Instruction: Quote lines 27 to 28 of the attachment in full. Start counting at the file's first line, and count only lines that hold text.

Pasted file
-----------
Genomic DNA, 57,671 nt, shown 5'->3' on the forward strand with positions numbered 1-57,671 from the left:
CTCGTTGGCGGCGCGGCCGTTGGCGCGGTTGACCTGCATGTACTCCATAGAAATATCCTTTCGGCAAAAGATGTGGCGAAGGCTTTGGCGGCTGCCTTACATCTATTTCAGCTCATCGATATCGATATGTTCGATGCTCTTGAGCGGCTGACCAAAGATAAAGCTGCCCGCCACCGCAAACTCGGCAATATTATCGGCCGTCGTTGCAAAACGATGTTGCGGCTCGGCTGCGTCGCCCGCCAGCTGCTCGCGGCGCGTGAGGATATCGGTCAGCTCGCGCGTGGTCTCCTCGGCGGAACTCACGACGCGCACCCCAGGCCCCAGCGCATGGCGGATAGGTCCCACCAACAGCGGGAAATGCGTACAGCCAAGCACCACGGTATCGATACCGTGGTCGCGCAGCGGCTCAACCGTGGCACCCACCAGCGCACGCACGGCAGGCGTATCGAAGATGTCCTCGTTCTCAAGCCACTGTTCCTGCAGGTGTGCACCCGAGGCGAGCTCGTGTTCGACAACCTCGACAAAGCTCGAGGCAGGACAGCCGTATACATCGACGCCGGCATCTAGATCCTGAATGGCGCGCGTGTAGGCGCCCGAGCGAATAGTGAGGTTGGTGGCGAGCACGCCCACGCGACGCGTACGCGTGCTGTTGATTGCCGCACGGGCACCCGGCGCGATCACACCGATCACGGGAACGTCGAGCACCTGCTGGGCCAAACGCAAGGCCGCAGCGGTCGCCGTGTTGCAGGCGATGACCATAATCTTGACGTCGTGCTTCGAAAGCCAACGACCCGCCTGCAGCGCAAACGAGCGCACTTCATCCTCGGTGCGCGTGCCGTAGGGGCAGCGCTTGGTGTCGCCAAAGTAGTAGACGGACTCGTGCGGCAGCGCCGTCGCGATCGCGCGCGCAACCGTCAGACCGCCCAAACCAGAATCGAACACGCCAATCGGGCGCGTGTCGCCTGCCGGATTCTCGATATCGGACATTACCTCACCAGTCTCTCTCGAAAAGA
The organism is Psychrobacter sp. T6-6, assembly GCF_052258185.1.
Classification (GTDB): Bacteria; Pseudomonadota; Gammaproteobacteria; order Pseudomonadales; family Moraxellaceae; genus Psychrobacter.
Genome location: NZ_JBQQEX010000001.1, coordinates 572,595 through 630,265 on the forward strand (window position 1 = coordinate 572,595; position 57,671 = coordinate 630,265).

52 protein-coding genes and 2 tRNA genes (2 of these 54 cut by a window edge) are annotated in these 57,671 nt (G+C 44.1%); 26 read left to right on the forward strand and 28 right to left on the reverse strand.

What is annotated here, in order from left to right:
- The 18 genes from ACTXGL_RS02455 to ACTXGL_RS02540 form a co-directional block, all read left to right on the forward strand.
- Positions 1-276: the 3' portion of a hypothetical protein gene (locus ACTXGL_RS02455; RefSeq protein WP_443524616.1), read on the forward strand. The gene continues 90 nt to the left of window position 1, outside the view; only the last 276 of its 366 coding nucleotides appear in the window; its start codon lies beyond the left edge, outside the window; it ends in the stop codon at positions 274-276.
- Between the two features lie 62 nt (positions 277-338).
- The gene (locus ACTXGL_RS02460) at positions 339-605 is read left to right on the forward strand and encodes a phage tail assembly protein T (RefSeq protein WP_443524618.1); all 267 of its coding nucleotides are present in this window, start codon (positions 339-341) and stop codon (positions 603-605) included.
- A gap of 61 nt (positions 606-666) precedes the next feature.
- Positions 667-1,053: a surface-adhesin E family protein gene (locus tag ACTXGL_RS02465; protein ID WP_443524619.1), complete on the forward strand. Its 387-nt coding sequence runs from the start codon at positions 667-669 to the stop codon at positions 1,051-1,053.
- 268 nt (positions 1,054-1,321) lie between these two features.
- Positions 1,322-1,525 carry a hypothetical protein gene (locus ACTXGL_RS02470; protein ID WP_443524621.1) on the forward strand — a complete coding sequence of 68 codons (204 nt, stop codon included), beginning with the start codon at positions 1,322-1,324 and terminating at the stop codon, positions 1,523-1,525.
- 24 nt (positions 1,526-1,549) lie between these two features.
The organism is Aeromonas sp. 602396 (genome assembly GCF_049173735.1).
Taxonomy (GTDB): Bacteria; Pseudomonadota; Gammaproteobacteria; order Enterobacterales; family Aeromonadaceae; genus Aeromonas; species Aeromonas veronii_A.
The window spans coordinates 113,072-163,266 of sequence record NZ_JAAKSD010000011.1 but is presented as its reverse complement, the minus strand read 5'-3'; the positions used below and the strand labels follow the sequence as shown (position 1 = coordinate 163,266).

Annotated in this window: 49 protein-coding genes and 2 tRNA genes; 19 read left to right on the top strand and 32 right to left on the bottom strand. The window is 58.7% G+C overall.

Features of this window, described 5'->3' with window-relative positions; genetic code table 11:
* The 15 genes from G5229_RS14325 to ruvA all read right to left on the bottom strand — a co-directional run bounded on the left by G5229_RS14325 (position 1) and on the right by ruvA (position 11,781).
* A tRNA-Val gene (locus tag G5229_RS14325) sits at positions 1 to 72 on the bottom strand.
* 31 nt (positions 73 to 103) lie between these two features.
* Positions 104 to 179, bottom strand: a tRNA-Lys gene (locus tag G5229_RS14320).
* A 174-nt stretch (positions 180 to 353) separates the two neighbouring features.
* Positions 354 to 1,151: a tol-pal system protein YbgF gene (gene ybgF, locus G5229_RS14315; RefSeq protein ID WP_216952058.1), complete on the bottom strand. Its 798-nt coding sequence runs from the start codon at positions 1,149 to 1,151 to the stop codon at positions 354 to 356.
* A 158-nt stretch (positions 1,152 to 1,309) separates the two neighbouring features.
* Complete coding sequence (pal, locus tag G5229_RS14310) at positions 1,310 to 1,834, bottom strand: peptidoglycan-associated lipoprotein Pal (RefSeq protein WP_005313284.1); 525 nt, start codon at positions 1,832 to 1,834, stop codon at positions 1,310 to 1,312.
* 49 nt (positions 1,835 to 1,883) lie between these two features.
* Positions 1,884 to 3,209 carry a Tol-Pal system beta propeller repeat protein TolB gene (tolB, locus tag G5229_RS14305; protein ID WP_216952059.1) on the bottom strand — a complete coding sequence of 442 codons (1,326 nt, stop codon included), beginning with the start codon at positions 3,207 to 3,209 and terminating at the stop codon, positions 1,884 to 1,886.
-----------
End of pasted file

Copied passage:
* Positions 354 to 1,151: a tol-pal system protein YbgF gene (gene ybgF, locus G5229_RS14315; RefSeq protein ID WP_216952058.1), complete on the bottom strand. Its 798-nt coding sequence runs from the start codon at positions 1,149 to 1,151 to the stop codon at positions 354 to 356.
* A 158-nt stretch (positions 1,152 to 1,309) separates the two neighbouring features.